As for Ram, there will be a link keeping all commercial vehicles together under one roof. In combining Ram with Fiat Professional, FCA's commercial vehicles will continue to offer localized products for each region with two global products shared globally – the Ducato/ProMaster and Doblo/ProMaster City. For North America, the strong selling Ram pickup lineup is set for a series of improvements to main its edge in the marketplace. By 2017, we should see the next generation of the 1500 – again, speculation is open as to what these trucks will come up with. Already, the buzz on the Ram 1500 has been the VM Motori 3.0liter V6 turbocharged diesel. That alone enabled Ram to strengthen its position in the segment as the "best in the business."
We will also see new product from Maserati, although they are more integrated with Ferrari. To accomplish the volume goals Maserati set for the near term, it will take product to accomplish. The Ghibli was just the beginning. By 2018, we should see the Levante SUV/crossover, production of the Alfieri concept that was shown at the Geneva Auto Show and a new Granturismo coupe. In all, Maserati’s position in the luxury car market has been cemented, even when complimented by Alfa Romeo and Ferrari.
As far as Ferrari is concerned, Marchionne made one thing quite clear at the Investor's Meeting: It is "not for sale."
The point to all of this is to keep up the growth established from 2009. In 2013, Chrysler sold 2.1 million units – including 60,000 Fiats. What Marchionne envisions is a 48 percent jump in growth by 2018, translating in a total sales volume of 3.1 million units in North America. This is achievable if the economy continues growing past 2016.
However, nothing is guaranteed. That is the concern of several points here. What consumers want is what Fiat and Chrysler delivered over the past five years – product at or around the timeframe they were intended. This would be an issue regarding Alfa Romeo since the carrot – also known as the 4C – has been dangling for too long. Perhaps the key to at least some of this five-year plan is to execute key commitments to product plans and brand solidity at the times shown on each PowerPoint chart.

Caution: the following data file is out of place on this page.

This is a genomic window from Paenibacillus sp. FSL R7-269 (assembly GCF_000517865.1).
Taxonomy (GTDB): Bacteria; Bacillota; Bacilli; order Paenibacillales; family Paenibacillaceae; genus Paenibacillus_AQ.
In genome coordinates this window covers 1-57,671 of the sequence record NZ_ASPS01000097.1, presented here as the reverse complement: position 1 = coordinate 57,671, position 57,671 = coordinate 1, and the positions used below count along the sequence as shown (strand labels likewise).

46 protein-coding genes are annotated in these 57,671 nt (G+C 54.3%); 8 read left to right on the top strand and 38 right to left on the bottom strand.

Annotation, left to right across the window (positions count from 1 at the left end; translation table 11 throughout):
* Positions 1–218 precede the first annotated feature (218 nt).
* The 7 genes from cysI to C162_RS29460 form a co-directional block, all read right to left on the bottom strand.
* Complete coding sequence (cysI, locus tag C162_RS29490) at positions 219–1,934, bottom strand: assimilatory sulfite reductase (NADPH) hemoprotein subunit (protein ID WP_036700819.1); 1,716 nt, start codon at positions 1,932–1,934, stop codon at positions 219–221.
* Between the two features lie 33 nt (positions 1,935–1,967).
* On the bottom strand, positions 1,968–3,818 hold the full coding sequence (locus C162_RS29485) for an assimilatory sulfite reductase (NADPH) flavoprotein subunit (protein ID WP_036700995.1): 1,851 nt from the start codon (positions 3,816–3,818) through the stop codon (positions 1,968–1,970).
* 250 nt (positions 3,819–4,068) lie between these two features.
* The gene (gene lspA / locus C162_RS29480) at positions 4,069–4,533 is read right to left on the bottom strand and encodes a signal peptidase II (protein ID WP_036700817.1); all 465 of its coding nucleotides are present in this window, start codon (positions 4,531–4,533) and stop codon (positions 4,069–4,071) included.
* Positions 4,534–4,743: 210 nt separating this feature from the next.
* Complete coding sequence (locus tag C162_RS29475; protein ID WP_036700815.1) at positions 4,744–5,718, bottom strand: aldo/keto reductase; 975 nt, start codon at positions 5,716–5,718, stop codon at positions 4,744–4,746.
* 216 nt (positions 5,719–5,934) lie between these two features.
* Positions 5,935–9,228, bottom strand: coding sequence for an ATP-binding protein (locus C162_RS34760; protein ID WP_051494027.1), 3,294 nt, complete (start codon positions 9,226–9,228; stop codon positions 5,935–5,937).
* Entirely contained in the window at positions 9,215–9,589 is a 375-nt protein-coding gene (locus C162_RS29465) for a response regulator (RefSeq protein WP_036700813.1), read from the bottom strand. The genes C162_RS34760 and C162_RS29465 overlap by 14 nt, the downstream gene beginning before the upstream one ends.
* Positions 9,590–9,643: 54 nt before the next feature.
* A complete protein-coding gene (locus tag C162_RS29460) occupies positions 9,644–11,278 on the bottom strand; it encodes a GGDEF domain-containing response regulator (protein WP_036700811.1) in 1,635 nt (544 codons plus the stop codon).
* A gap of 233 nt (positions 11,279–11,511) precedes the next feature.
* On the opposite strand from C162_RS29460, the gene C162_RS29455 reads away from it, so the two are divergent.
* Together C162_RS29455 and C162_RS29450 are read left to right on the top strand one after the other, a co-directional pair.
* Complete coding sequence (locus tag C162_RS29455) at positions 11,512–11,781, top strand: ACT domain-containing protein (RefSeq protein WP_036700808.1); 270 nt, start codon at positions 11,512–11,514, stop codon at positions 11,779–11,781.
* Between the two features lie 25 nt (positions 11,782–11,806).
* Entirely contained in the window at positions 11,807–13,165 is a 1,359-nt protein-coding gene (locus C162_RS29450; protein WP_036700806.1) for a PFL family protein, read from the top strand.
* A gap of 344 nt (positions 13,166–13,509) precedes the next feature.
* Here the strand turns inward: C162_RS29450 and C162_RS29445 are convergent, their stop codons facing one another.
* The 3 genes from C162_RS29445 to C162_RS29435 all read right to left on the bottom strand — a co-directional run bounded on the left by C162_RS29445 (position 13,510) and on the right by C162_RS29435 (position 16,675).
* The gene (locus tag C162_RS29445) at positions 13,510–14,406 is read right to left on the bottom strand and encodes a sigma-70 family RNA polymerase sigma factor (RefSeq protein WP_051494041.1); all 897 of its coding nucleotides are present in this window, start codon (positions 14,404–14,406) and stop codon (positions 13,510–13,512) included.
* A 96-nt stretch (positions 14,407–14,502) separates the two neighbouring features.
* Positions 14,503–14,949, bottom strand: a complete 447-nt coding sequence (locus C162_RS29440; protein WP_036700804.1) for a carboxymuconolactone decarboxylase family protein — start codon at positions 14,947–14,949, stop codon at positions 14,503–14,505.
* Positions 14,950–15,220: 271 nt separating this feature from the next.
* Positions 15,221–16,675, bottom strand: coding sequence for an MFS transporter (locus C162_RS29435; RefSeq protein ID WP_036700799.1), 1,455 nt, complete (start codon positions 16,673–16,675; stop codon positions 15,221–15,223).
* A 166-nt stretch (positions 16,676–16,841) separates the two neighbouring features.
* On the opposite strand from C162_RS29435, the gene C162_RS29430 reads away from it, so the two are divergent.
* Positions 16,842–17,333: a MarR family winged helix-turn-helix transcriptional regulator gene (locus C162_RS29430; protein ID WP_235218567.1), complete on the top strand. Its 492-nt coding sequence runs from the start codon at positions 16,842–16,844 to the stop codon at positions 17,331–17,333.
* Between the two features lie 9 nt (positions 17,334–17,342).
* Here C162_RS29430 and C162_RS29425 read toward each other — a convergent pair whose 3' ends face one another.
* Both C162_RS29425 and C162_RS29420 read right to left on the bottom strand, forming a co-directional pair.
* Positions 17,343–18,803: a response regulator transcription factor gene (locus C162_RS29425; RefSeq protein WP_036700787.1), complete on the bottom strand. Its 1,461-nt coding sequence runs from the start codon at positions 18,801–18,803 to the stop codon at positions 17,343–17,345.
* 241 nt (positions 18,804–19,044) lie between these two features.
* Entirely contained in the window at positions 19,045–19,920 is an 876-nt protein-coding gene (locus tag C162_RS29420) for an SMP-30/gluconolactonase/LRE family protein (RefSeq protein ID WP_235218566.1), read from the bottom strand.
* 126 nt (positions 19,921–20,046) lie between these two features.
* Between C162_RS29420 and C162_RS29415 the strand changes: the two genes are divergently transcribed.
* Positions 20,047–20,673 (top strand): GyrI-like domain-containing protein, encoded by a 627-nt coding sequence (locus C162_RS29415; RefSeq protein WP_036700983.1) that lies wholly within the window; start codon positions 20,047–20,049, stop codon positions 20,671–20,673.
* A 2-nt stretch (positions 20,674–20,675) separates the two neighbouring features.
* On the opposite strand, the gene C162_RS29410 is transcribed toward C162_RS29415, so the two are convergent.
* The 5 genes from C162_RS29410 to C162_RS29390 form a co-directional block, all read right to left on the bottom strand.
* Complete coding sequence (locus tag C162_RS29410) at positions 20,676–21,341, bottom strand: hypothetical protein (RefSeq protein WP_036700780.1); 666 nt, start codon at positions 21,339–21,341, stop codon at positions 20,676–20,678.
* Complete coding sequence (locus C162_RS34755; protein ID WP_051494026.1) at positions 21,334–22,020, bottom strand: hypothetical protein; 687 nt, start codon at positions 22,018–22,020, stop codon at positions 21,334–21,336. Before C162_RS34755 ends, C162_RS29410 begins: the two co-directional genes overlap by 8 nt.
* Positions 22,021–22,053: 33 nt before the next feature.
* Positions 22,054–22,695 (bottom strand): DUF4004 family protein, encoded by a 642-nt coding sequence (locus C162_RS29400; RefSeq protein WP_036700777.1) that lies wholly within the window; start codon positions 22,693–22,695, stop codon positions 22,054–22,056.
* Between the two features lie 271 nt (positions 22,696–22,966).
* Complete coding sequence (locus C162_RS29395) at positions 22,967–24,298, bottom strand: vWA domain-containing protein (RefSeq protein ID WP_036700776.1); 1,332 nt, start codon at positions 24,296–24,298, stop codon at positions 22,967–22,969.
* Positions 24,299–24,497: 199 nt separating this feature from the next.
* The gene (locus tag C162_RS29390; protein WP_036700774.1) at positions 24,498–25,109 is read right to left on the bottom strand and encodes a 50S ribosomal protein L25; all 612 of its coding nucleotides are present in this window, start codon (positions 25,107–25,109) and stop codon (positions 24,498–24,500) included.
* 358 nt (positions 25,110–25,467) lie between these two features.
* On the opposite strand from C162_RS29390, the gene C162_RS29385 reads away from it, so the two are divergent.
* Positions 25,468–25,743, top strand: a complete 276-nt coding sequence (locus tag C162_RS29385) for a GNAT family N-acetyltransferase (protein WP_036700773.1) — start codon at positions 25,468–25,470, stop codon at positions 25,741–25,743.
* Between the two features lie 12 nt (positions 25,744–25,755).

In terms of where each brand is going – saving Alfa Romeo for last here – my question is with Chrysler being positioned in the mainstream, while Dodge continues to offer the Dart and slated to add a B segment car. This would put the upcoming Chrysler 100 under scrutiny, if it is intended to be positioned into the heart of the compact class. Jeep, Ram and Fiat Professional are indeed safe, as their commitment to brand in relation to their core customer remains on target for the next five years.
Fiat is in dire need of product for their North American Studios, and the 500X will indeed help. What the brand marketing team needs to do is to separate the 500X from its relative, the Jeep Renegade. I feel they could pull this off, as they have with their marketing alone. For Maserati, one would hope they would fulfill their sales targets by adding the Levante and Alfisi to the lineup, as the Ghibli and Quattroporte has gained momentum in the marketplace.
Most importantly, FCA must deliver on Alfa Romeo. Not just in North America, but worldwide in terms of re-establishing the brand and getting the vehicles into showrooms. The 4C must be a priority on a global scale to ensure that the promise of returning to the core of the brand’s legacy to fulfill its goals.
Can FCA pull this off? It has since 2009 under Marchionne's leadership. Even if they are allowed a few bumps along the way, I can see the next five years fulfilled with wonderful new product and gaining leadership in key areas worldwide. All FCA needs to do is simply deliver and execute what they set forth to do.
That is what it takes to write a new book.
Photo (c) Chrysler Group LLC